The headline in the Local Paper this AM was that the killer of four people in Franklin County's motive is unknown. Over and over again I hear from people that they want to know what a person was thinking when he/she killed someone. People, think about it. If a person is logical and driven by the same things we all are, there is no killing. If you think about it, you wouldn't kill. We for the most part are social animals and think about our fellow man with compassion. Sure, we might get mad at our little brother of a sister now and then but not to the point we forget they are a person. If you lack the understanding of that basic tenant of life, you just kill, you don't think or have anything as complex as a motive. Throw in a couple of beers, and that asocial person becomes a killer.
I for one have long since given up any thought of finding out what makes guilty people think. Capture them and put them away for as long as the law allows. I am thankful that the State of Arkansas has one person sitting on death row because I sure as hell wouldn't want some members of my family (me included) to shot him like a rabid dog. In fact in my simple justice system he fits my Mad Dog Law. We all know he raped and killed my niece, take him out behind the prison and shoot him. The only motive I would have is justice, not some deep philosophical thoughts about mercy.
Today I read the obituaries and there was only one in the paper today. Some nice old guy, was born, married, raised kids, farmed, worked with the 4-H, fished and he died. I'll bet he loved his life and if asked, doesn't regret anything. That is pretty simple and a lot of the way I think about my life. This week we lost a good friend of the family, Fred Clark. I always tried to sit by him at the Thanksgiving dinner at the Craig's. Fred was simply a hoot. I'm sure that he had some complex parts about him but he also had a willingness to smile at the simple things and he was a,"Hail fellow well met." He always made me feel like he was interested in everyone and people generally liked him. He had pancreatic cancer and didn't last long once it was found. He will be missed but not in a sad way for me. I will always have a smile when I think about him.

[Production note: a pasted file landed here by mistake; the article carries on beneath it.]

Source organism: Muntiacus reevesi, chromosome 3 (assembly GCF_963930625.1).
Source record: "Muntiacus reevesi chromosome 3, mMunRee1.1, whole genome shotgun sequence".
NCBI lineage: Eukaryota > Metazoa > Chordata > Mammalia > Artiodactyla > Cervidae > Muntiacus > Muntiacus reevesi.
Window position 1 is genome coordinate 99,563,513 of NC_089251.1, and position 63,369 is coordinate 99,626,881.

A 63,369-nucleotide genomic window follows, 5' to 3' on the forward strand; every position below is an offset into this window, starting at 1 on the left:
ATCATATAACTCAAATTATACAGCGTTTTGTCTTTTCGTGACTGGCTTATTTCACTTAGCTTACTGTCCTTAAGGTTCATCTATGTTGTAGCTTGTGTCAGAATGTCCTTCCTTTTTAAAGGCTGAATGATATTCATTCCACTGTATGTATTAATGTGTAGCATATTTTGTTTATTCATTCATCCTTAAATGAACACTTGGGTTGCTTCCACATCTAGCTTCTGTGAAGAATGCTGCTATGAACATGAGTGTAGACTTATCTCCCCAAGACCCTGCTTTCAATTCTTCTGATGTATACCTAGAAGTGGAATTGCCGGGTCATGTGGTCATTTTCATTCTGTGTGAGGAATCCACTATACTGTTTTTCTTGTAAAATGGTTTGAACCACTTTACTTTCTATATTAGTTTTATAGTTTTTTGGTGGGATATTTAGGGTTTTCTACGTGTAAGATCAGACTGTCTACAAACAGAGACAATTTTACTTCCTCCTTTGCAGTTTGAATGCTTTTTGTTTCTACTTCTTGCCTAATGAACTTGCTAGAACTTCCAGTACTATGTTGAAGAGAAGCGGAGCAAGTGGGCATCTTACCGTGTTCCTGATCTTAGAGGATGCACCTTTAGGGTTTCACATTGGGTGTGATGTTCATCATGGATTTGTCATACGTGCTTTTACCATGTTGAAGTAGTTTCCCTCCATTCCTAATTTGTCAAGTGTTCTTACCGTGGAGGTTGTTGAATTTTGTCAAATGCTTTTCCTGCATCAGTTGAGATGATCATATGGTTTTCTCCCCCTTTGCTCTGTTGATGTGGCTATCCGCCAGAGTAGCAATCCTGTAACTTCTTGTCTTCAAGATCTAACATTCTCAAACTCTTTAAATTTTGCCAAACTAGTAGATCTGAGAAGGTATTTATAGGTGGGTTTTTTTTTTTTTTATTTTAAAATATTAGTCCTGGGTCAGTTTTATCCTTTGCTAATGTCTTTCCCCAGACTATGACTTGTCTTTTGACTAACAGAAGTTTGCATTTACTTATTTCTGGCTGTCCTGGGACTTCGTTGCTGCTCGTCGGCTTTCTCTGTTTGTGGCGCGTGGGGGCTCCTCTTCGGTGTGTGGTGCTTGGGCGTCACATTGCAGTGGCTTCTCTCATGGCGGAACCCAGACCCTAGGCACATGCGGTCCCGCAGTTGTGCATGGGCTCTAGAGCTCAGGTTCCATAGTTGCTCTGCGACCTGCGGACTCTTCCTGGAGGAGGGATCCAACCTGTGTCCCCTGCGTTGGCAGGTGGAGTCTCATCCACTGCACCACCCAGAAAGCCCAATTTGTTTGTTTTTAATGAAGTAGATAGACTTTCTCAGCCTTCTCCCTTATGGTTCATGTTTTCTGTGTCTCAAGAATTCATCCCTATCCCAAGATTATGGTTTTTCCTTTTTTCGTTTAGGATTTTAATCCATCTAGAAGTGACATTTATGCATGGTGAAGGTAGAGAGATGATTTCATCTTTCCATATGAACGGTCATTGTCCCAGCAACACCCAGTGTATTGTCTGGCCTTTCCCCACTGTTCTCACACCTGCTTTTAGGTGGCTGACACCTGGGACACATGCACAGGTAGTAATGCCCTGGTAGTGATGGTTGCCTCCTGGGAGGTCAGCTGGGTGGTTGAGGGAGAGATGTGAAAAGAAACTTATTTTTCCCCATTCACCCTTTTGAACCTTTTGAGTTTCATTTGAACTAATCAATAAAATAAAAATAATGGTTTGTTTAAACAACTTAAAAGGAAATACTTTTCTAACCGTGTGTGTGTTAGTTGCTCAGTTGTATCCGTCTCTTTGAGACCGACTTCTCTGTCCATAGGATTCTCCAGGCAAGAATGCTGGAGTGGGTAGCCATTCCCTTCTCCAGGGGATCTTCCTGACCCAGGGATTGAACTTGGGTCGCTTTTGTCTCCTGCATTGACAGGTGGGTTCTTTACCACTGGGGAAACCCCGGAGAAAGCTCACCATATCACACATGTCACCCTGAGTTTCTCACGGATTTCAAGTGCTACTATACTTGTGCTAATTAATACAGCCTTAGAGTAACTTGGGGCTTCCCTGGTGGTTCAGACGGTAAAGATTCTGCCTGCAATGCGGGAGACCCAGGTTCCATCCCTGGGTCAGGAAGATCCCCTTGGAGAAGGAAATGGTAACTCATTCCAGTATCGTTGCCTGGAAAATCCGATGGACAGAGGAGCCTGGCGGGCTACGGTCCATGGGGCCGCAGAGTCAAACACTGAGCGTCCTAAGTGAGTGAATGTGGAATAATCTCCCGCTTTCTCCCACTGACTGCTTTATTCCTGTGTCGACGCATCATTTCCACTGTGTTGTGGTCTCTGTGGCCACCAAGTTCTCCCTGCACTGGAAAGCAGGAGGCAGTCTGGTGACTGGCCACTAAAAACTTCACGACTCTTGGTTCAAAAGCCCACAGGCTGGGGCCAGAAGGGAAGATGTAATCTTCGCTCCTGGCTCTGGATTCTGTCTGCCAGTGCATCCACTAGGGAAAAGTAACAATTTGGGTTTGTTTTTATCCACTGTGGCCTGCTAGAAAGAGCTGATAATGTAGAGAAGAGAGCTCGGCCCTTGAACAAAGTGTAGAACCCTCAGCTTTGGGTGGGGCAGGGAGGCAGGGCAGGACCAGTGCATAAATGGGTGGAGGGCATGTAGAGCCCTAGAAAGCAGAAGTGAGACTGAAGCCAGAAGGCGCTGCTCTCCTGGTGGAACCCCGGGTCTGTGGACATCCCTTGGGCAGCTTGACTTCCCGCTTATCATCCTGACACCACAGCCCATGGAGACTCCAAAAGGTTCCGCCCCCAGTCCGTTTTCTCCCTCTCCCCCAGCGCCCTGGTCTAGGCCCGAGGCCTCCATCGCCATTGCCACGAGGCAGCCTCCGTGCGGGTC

On the other hand, one of the nicest women I've ever met has stage IV Breast Cancer. Statistically, she is a lot nearer to death than she is to having a long life. I want her to know that her family will take all the lessons they learned from her and live their lives in good ways. When my mother died, I grieved for a short while and applied the band-aid to that wound that my mother wold have wanted. If someone could not make it to a family gathering, she would simple say, "We'll miss you." No big productions about scheduling, set a date and move on. Someone would always think their schedule was more important that everyone else's schedule. Life and death has no schedule, only the occurrence of each.
One of my friends, also a Vietnam Veteran, said to me one day, "I don't understand the concept of suicide. I do understand getting a gun and shooting the guy that made you feel that way." I'm sure that in some ways he suffers from PTSD, but I think he has it about right. He has spent most of his life recovering from the wounds he received from an AK-47 ,and I know he hurts every day of his life. It was a mutual shooting and my friend did his best to shoot the enemy as he popped up out of a spider hole and shot him. Back to my first thought, I don't think there was anything s deep as a motive, just a reaction to the events of the day. If you want motive, go write a book and include your own story line. Just don't ask me to help you find it.